Beijing, no doubt, is central to Kazakhstan’s future — the two countries share a 660-mile border. China is the largest buyer of Kazakh exports, and Beijing is steadily expanding investments in Kazakhstan’s transportation, energy and mining sectors. Kazakh transit routes are critical to Beijing’s ambitious Belt and Road initiative to speed Chinese goods to markets in Europe and the Middle East.

Economic relations with China will continue to deepen regardless of who Nazarbayev’s successor proves to be. But these deepening economic relations with Beijing are not likely to draw Kazakhstan away from close relations with Moscow.

Russia shares a 4,300-mile border with Kazakhstan, which has sizable ethnic Russian populations in its northern cities. Russia is Kazakhstan’s leading source of imports. The Russian media presence in Kazakhstan is pervasive, as is the Russian language. Nazarbayev delivered his resignation speech, notably, both in Kazakh and in Russian.

Nazarbayev maintained close relations with Russia throughout the post-Soviet period. He was the initiator of the Eurasian Economic Union and, with Russia and Belarus, was a founding signatory of the group in 2014.

Two-thirds of Kazakhs surveyed in Gallup’s 2018 World Poll expressed support for the Russian leadership. Thirty-one percent of Kazakhs in the survey approved of the Chinese leadership — and 25 percent approved of the U.S. leadership.

Ukraine’s effort in the early 2010s to break from Moscow’s orbit and move closer to the European Union, some argue, serves as a cautionary tale for Kazakhstan. Would a more independent Kazakhstan prompt Russia to occupy northern Kazakhstan in a move similar to the Russian annexation of Crimea?

This line of thinking critically overlooks the reality that Kazakhstan’s elected officials and the Kazakh population want close relations with Russia. Kazakhs see greater benefit in the Eurasian Economic Union and deepening bilateral relations with Russia than Russians do. This pro-Russian orientation is unlikely to change, regardless of who ultimately emerges as Kazakhstan’s next elected leader.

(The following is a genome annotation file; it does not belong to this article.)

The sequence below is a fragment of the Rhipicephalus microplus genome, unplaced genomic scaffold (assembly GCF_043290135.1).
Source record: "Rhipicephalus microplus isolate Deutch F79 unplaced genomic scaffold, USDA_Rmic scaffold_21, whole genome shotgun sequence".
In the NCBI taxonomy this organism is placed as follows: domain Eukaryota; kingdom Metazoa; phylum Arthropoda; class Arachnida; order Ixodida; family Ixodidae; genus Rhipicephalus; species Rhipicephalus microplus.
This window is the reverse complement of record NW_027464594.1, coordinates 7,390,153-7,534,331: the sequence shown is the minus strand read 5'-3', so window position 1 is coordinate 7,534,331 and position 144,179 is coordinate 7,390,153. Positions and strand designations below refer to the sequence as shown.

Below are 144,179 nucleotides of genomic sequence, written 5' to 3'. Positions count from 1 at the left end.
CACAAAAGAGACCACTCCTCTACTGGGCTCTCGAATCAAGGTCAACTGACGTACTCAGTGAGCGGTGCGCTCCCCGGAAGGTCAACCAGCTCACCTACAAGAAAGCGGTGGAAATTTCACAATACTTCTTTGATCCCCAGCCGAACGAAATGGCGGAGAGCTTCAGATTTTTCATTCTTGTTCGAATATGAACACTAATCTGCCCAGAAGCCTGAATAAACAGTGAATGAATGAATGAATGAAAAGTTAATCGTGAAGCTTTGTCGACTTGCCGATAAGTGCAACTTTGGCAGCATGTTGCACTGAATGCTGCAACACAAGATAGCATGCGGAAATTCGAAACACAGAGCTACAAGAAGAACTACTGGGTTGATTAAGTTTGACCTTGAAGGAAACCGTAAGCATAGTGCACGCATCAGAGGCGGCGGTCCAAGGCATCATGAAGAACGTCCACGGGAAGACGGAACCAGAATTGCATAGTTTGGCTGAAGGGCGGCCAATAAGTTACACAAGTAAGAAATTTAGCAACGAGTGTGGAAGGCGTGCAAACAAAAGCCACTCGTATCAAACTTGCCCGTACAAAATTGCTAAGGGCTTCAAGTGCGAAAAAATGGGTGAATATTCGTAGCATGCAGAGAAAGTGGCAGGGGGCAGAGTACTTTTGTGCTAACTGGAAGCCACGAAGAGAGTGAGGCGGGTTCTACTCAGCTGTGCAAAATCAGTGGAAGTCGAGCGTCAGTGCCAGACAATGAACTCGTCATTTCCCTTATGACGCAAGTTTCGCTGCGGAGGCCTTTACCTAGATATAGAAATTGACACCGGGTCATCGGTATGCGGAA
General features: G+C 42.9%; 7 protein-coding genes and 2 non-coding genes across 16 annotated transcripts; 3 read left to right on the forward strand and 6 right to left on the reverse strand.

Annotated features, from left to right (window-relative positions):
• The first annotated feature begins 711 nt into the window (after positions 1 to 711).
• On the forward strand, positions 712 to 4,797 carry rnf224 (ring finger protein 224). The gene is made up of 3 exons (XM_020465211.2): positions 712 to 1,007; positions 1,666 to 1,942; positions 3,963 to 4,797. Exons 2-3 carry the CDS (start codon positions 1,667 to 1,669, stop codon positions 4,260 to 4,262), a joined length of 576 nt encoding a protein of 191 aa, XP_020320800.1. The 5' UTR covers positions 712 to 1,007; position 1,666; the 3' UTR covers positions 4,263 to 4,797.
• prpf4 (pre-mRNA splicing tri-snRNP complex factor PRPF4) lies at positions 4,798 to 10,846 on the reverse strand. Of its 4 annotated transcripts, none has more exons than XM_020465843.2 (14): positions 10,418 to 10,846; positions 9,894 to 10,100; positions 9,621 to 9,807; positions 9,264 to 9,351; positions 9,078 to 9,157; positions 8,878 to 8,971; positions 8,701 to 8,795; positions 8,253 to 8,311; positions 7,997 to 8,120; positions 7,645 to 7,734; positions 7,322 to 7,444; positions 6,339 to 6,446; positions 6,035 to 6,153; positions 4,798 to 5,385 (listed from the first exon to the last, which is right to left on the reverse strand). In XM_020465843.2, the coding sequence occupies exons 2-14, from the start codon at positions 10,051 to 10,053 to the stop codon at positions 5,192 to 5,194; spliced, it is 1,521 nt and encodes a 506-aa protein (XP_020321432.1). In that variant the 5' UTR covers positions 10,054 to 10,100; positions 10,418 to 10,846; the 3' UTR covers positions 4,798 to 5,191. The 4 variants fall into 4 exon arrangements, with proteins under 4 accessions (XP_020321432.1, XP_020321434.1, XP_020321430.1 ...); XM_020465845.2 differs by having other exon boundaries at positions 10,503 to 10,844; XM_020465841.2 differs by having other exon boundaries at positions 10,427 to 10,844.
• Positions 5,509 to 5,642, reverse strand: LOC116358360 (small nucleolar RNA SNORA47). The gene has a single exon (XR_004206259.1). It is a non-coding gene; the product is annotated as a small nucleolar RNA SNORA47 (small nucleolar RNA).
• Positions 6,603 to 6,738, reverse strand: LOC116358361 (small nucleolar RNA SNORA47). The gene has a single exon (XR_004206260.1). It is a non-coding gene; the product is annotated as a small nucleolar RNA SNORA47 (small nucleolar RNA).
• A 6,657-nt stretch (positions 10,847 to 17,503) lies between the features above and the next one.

3. Nazarbayev’s resignation will change Kazakhstan’s relations with neighboring Central Asian states — and its status globally.

In 2005, Nazarbayev became Central Asia’s ascendant leader. In April of that year that Karimov, the Uzbek president who was also jockeying for the mantle of the region’s greatest statesman, presided over the mass slaughter of hundreds of protesters. Karimov’s image never recovered.

Nazarbayev is an autocrat, but his rule has proved far less bloody than that of his Uzbek counterpart. And in contrast with life under Karimov in Uzbekistan, where poverty remained widespread, Kazakh citizens have enjoyed remarkable economic growth as well as comparative political stability.

Karimov died in 2016. Uzbekistan’s new president, Shavkat Mirziyoyev, seems to have ushered in an “Uzbek spring,” with promises to transform Uzbekistan’s economic and political fortunes. Although some international organizations have warned of the “dangers of premature praise,” many in Central Asia and the world see Mirziyoyev as a capable and promising leader.

With Nazarbayev’s resignation, Mirziyoyev seems likely to emerge as Central Asia’s leading statesman. Kazakhstan, now under the leadership of an interim and untested president, will need to accept, at least in the short run, diminished influence regionally and globally.

Editor’s note: The article was updated to clarify that the Nazarbayev delivered his resignation speech in both Kazakh and Russian.

Eric McGlinchey is an associate professor at George Mason University’s Schar School of Policy and Government.